There’s a scene in Ed Wood that I’ve never forgotten. The infamous director goes to visit his troubled friend, legendary actor Bela Lugosi, at a mental institution. Wood is deeply perturbed by what he sees. There’s a pack of reporters and photographers swarming the bed-ridden former Dracula and Wood shoos them all away, calling them “vultures” in the process. What he doesn’t realize is that Lugosi personally contacted those people. Wood is incredulous that his fallen pal wanted the world to know about his morphine addiction.
I was reminded of that scene again when reading about the latest bad news about Lindsay Lohan. Like Lugosi, she has a terrible addiction, in fact, the same addiction: fame.
Although she’s back in rehab for her alcohol abuse, she can’t stay out of the glare of the public eye for more than two seconds, usually for all the wrong reasons. While staying at the Wonderland Center in L.A., she has already reassured a nosy reporter who contacted the facility that she is “doing so great…” She further noted, “I’m fine. Nothing to worry about. Thank you so much for checking in, I do appreciate it.”
It’s that last line that’s noteworthy. She’s actually happy a member of the press, a complete stranger no less, called to check on her. I find that very troubling.
Also disconcerting is her cheery tone. Going to rehab to beat a terrible addiction is supposed to be a humbling and embarrassing experience. It’s where you go when you finally realize you can’t keep travelling down the road of self-destruction. It’s an admission of defeat, an acknowledgment of complete and utter powerlessness to a harmful substance. Other drug-addicted celebrities, ever careful of their public image, would be ashamed if we knew about their trips to rehab. Lindsay Lohan, clearly in denial, thinks her personal problems are worth publicizing. Thanks to her many ill-advised interviews, we know she’s battled bulimia, addictions to cigarettes and alcohol, and that she’s not the monogamous type.
In recent years, Lohan’s chronic immaturity has garnered more attention than her movie and music careers. She’s been in numerous car accidents. She’s been caught out in public without wearing underwear. She’s an underage alcoholic. She’s looked sickly thin from time to time. She’s been missing work because of her excessive partying. Her error-riddled text messages were a godsend to comedians. Since her break-up with actor Wilmer Valderrama she’s gone from one unstable fling to the next. Not a day goes by that she isn’t in the news for doing something stupid. To her, privacy is an alien concept. Ditto common sense.
It doesn’t help that she’s the product of a dysfunctional family. It also doesn’t help that this painful subject has been fodder for her music.
Her father, Michael, has been in and out of jail for years. Her mother/manager, Dina, behaves more like a free-spirited big sister than a responsible parent. When you spend more time dancing on tables in clubs with your kid instead of being the voice of reason, you set an awful precedent that is difficult to break.
And when you blab about your daughter’s latest stint in rehab to Ryan Seacrest, is it any wonder that Lindsay can’t keep quiet about it, either? Sometimes bad publicity really is just bad publicity.
Recently, on the Howard Stern Show, sidekick Robin Quivers noted how old Lindsay looked in a recent photo. The young star is only 20 years old but Quivers thought she looked twice her age. I hope Lindsay looks at that same photo and realizes that it’s time to take a break from being a public laughing stock. It’s just not worth it.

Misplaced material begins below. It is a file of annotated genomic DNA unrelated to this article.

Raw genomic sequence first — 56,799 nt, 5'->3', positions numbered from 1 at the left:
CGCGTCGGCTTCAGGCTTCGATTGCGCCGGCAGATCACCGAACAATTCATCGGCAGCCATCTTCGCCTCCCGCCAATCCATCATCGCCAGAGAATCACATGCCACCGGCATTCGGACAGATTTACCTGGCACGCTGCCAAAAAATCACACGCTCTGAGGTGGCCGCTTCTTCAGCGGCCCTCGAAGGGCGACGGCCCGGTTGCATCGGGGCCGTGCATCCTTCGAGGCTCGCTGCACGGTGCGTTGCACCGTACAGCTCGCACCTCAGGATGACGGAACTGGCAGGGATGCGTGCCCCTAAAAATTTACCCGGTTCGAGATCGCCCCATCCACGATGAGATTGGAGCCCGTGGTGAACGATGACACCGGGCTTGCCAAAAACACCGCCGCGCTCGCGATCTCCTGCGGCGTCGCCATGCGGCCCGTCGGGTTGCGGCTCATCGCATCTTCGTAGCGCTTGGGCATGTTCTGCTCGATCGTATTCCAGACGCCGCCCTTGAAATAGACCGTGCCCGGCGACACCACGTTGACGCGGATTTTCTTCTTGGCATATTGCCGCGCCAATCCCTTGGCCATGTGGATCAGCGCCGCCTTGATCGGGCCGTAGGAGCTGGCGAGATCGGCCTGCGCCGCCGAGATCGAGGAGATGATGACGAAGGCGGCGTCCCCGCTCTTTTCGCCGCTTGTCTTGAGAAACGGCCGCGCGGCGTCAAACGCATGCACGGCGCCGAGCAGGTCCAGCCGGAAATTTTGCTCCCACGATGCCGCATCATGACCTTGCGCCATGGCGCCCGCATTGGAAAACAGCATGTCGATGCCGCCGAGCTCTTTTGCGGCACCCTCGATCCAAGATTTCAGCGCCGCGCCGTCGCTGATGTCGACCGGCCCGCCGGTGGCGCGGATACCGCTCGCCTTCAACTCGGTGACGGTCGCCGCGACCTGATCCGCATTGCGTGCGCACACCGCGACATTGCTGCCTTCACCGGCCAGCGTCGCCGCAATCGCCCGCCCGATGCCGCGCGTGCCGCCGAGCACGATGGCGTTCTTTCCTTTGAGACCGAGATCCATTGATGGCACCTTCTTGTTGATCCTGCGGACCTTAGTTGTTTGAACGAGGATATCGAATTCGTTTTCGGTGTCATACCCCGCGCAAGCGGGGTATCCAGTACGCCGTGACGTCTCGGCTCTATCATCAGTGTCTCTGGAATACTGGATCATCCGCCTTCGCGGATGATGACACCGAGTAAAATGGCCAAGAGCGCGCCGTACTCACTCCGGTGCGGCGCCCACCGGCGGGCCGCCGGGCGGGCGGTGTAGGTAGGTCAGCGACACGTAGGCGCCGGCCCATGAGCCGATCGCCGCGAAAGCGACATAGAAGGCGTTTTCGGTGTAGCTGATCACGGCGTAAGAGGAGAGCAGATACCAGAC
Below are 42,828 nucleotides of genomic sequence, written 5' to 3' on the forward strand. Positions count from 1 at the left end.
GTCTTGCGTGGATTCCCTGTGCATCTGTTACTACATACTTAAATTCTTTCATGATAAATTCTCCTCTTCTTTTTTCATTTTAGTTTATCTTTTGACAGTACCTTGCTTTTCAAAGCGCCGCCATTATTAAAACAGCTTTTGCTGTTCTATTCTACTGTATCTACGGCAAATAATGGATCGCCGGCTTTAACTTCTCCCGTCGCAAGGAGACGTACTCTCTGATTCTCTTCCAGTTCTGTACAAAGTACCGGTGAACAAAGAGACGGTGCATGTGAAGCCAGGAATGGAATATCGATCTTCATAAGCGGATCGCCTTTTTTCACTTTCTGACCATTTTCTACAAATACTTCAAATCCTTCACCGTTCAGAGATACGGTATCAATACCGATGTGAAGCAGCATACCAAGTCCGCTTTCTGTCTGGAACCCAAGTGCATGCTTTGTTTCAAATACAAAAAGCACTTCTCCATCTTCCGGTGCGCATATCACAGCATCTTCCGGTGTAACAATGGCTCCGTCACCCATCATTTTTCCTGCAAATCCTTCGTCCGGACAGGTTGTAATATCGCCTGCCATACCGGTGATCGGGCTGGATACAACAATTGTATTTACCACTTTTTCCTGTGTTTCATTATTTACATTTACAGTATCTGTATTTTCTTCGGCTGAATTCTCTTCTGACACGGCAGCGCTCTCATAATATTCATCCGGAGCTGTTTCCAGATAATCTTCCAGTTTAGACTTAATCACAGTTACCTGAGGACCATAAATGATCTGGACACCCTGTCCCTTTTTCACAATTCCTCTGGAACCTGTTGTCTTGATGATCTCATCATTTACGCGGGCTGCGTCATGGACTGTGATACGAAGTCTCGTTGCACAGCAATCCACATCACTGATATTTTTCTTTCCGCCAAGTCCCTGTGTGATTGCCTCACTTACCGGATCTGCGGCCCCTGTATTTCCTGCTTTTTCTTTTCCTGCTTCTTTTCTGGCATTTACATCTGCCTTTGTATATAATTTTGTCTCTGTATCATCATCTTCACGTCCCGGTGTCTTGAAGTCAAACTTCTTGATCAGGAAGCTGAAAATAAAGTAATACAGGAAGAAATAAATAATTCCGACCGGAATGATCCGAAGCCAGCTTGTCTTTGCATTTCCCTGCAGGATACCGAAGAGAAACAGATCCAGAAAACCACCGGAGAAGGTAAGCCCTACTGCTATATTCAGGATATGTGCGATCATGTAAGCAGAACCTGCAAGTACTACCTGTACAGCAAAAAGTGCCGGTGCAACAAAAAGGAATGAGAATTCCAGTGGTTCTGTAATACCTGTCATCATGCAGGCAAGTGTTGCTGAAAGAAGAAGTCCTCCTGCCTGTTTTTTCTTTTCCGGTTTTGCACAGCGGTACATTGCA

God knows people have tried to reason with her. There have been interventions and a movie executive wrote a very angry letter to her hoping that she would clean up her act and stop delaying the production of his company’s film.
Unfortunately, Dina defended her daughter instead of agreeing with the executive. As a result, her daughter’s problems continue to accumulate and she can’t stop telling us about them in her impossibly cheerful manner.
As comedian Bill Maher has said many, many times over the years, fame is the worst addiction of all. Why? Because once you get a taste of it, you want more and more, regardless of how it may one day ruin your life. And there’s no rehab for it.
I’ve been watching this show, Child Star Confidential, on Star TV and I marvel at the number of former child stars who can’t give up show business. Despite physical and sexual abuse, stalkers, drug addictions, endless rejection and financial hardships, they keep coming back for more auditions hoping for lightning to strike twice.
Lindsay Lohan is a former child star, too. She started modelling at age 3. Then, she did commercials for many years. She got her first soap opera at age 10, her first movie before she was a teenager and has been a major star since 2003. She has not yet turned 21, the legal drinking age in America.
She has never had an ordinary life free of public scrutiny. Maybe it’s time for her to consider that alternative.
My family received an interesting letter in the mail recently. You probably got the same one. It begins, "You have been selected to participate in a survey whose findings will directly influence what you see on television in the future. You have been selected to evaluate not-yet released television material that is being considered for nationwide broadcast. You have been selected to help represent the television viewing preferences of the entire country."
Sounds promising, doesn’t it?
The letter was sent by a company called Television Preview. Based out of Hollywood, California, they exist "for the purpose of providing independent, impartial testing of broadcast material", and they "sell neither products nor services to the general public."
They showcase 2 never-before-seen shows "to groups of people across the country. The groups evaluate what they see, and Television Preview tabulates and analyzes these evaluations. Then, they "pass them along to the people who decide whether the material will be televised."